Pro-family stance of the party-state endorsed by the HDB. Definition of family is only narrowly extended to heterosexual family units. (Image from: http://mynicehome.sg/2013/02/01/rounding-things-up/)
Besides socially engineering the normative heterosexual family units, the state also saw the importance of the integration of all ethnic groups in the nation-building project. Singapore is a multi-ethnic society, during the 1960s distinct enclaves had emerged in the residential structure—the dominant Chinese group (approximately 75 percent of the population) was extremely prominent in the core areas of the city, the Malays (approximately 14 percent of the population) were located in the east around Geylang Serai and later, Jalan Eunos, the Indians (approximately 10 percent of the population) were centered around Serangoon Road, and the Eurasians were living mostly along the east coast of the island (See Sim et al, 2003). Spatial segregation is commonly seen as divisive, it is perceived as preventing understanding and ‘reducing social interactions between groups and individuals, leading to mistrust’ (Peach, 1996: 379). The Singaporean party-state did indeed see ethnic enclaves as problematic as their presence signaled a lack of social cohesion on a nation-wide scale. These ethnic enclaves reinforced differences in identities and the turn inwards for security (Sim et al, 2003; Ooi, 2005). The weak social fabric is particularly vulnerable to political crises—clashes between the Chinese and Malays broke out in 1964 and took place in specific enclaves such as Geylang Serai and Chinatown (Telok Ayer Street).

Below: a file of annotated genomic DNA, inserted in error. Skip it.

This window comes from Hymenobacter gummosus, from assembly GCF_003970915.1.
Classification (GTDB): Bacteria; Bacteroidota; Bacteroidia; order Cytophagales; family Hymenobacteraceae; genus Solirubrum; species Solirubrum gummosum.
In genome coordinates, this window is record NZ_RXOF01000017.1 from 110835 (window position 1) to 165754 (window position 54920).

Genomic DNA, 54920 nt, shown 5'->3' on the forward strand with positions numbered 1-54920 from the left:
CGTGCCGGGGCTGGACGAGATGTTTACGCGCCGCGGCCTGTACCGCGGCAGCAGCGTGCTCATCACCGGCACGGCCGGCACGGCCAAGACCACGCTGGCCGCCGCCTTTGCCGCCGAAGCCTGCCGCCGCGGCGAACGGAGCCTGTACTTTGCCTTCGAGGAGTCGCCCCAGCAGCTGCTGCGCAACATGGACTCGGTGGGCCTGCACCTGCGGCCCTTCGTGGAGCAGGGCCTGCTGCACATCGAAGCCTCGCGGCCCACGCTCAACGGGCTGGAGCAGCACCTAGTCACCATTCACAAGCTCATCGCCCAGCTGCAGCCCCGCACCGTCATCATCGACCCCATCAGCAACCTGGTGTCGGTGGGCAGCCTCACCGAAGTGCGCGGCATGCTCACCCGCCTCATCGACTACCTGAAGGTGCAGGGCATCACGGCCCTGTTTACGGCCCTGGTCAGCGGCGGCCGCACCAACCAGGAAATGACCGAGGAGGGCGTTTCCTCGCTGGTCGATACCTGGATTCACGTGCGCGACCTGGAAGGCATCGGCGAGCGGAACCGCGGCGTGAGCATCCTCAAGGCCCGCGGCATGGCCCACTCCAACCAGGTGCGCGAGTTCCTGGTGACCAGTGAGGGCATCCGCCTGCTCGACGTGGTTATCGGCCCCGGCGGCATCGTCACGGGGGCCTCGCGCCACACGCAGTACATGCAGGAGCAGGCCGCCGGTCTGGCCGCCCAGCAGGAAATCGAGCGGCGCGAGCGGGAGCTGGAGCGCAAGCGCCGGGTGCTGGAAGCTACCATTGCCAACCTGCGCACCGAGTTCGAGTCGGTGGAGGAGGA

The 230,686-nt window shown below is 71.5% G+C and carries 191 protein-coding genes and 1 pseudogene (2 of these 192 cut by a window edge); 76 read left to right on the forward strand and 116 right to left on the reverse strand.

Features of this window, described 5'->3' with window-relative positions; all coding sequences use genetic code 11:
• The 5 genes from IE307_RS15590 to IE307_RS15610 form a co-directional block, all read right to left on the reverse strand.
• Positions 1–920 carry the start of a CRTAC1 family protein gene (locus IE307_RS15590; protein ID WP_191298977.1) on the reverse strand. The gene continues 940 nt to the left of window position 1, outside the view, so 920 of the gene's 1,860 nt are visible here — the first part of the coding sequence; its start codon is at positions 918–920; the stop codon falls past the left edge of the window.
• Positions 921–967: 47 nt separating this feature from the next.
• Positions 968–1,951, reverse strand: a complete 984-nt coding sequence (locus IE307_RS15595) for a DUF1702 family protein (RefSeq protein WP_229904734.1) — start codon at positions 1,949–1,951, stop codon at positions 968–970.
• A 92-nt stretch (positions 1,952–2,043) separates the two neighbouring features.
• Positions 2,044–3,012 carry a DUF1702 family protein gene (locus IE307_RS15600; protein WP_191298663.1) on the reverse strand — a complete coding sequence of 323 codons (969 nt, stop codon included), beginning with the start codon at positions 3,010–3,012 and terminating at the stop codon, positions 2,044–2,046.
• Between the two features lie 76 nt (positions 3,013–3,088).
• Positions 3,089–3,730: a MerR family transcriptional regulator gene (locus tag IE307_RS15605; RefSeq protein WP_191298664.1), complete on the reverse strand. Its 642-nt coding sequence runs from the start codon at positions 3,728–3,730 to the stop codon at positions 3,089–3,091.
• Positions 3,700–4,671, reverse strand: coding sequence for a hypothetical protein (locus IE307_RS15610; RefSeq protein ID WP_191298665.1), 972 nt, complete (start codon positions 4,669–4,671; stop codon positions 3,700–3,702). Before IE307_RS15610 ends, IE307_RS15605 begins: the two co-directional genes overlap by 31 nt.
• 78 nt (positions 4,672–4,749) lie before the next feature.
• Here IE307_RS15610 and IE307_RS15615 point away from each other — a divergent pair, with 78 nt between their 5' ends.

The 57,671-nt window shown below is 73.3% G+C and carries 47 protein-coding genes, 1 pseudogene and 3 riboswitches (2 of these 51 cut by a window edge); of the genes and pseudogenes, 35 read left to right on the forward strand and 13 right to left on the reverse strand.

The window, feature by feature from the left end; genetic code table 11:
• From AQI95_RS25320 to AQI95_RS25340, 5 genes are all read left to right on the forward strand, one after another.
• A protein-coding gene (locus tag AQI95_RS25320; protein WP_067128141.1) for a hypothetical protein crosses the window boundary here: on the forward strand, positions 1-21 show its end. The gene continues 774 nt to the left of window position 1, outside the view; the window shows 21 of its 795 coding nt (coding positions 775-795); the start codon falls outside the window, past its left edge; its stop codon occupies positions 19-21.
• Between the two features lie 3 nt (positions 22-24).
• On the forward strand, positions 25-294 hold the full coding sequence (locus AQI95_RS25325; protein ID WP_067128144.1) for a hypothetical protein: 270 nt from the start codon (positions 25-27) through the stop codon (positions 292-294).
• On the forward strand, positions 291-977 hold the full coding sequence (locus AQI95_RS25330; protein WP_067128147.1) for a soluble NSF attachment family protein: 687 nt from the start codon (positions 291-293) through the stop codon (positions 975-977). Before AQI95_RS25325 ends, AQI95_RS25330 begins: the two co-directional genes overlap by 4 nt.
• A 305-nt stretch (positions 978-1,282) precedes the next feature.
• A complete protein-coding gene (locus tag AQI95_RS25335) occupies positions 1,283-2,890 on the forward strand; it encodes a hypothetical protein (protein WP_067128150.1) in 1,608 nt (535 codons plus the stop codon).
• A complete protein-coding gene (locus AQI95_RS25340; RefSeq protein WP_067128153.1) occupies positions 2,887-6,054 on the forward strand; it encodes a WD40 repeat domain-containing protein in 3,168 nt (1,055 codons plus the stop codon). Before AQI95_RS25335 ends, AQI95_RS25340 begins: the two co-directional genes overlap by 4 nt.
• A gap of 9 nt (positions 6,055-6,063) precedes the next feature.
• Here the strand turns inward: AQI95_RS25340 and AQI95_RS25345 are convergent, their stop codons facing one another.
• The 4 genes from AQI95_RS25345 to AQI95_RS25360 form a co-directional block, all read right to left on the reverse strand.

With the large-scale development of public housing, the state saw an opportunity to engineer integration and ethnic harmony. Public housing was initially allocated with the aim of mixing the population to achieve a balance of different ethnic groups in every new town (Sim et al, 2003). Subsequently, as flats were re-sold, several trends towards ethnic groups in some new towns and estates were obvious—for example, the Chinese tended towards areas like Hougang and Toa Payoh, while the Malays preferred Eunos, Bedok and Tampines (Sin, 2002). To prevent the re-emergence of ethnic enclaves, the Neighborhood Racial Limit policy was introduced in 1989. A new buyer of flat in a particular housing estate must belong to an ethnic group where the ‘proportions’ have not been exceeded. While this regulatory mechanism was presented as necessary for the long-term stability of the nation (Sin, 2002), there have been debates about the unintended limitations caused by this policy. Notably, as the quota is imposed on an open market, some sellers belonging to minority groups may experience difficulty selling their flats if the majority group’s quota has been met. Thus, it may take a longer time for the seller to find a buyer, and the property may fetch a lower price (Today, 17 November 2003). Thus, there have been calls, over the recent years, for the government to re-evaluate the ethnic quote scheme.